maybe soon we can get a 1 min. bass country solo since country music is so sophisticated now.
|Joey Wilson (bigredbass)
Post Number: 39
|Posted on Saturday, January 11, 2003 - 4:59 am: |
Well, Jerome, you're in luck. Get any of Bela and the FleckTones' CDs, and listen for Vic Wooten. Take 2 cd's, relax, and see if you don't feel better.
I only meant that this scene is very broad. Don't you get tired of people thinking New Orleans is all Cajuns and Dixieland? Anyone that thinks this is only HEEHAW-land is missing a LOT, and short-changing a lot of good players in a lot of different styles. I'm sure there's a lot of players in New Orleans that pay the bills in the French Quarter, yet their gig music has nothing to do with what they really feel. Nashville is no different.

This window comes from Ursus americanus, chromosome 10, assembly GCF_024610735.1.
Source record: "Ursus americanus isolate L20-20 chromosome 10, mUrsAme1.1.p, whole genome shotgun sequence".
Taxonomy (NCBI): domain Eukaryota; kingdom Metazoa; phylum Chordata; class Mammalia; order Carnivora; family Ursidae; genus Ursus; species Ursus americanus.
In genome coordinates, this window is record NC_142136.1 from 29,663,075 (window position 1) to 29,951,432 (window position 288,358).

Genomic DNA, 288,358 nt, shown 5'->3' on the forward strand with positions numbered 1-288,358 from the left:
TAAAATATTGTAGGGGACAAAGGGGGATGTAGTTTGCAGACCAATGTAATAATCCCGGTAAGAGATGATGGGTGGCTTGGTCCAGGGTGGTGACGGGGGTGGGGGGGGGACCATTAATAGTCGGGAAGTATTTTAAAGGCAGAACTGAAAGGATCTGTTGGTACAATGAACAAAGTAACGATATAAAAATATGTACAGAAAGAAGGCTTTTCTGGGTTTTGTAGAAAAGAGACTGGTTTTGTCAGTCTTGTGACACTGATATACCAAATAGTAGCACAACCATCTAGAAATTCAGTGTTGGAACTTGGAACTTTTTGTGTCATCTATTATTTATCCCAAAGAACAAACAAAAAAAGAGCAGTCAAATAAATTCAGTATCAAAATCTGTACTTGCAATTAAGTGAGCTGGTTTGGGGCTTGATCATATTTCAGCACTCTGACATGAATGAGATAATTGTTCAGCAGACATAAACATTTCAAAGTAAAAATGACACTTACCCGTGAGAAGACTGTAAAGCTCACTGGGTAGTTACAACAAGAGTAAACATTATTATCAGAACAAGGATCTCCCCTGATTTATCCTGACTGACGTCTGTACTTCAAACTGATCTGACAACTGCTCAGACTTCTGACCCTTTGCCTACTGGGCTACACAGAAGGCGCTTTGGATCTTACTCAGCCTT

|Michael Delacerda (dela217)
Post Number: 72
|Posted on Saturday, January 11, 2003 - 10:12 pm: |
Hey guys! I am lucky to live here in New Orleans, and it is exactly how Joey describes it. I make my bread and butter in the French Quarter, playing "tourist" music, but that is not all I do. I play in a couple of different top 40 dance bands. I also use my Alembic for, you guessed it, Country!! Check out http://www.mojono.com/damn_frontier/
I played with those guys a couple of nights ago. It was a GREAT show. I think they are pretty darn country myself. I also play with a country local called Meghan Linsey. www.meghanlinsey.com Good stuff.
There is lots of other talent here in New Orleans that is not all Dixeland and Cajun too. Check out the Neville Brothers. Or Irma Thomas, or Anders Osborne. The Meters, or perhaps Alan Tousaint. That is just some of the talent that comes to mind. Or check out Daniel Lanois. GREAT music.
Post Number: 13
|Posted on Monday, April 21, 2003 - 2:48 pm: |
There are some really sophisticated players contributing to the country music scene. Bill Frizell comes to mind... he is a "jazz" guitarist who had played everything from far-out free jazz to straight up swing. He also did an album called "The Willies" with a banjo player and upright bassist. They did a number of standard folk and bluegrass tunes. Very cool. . .!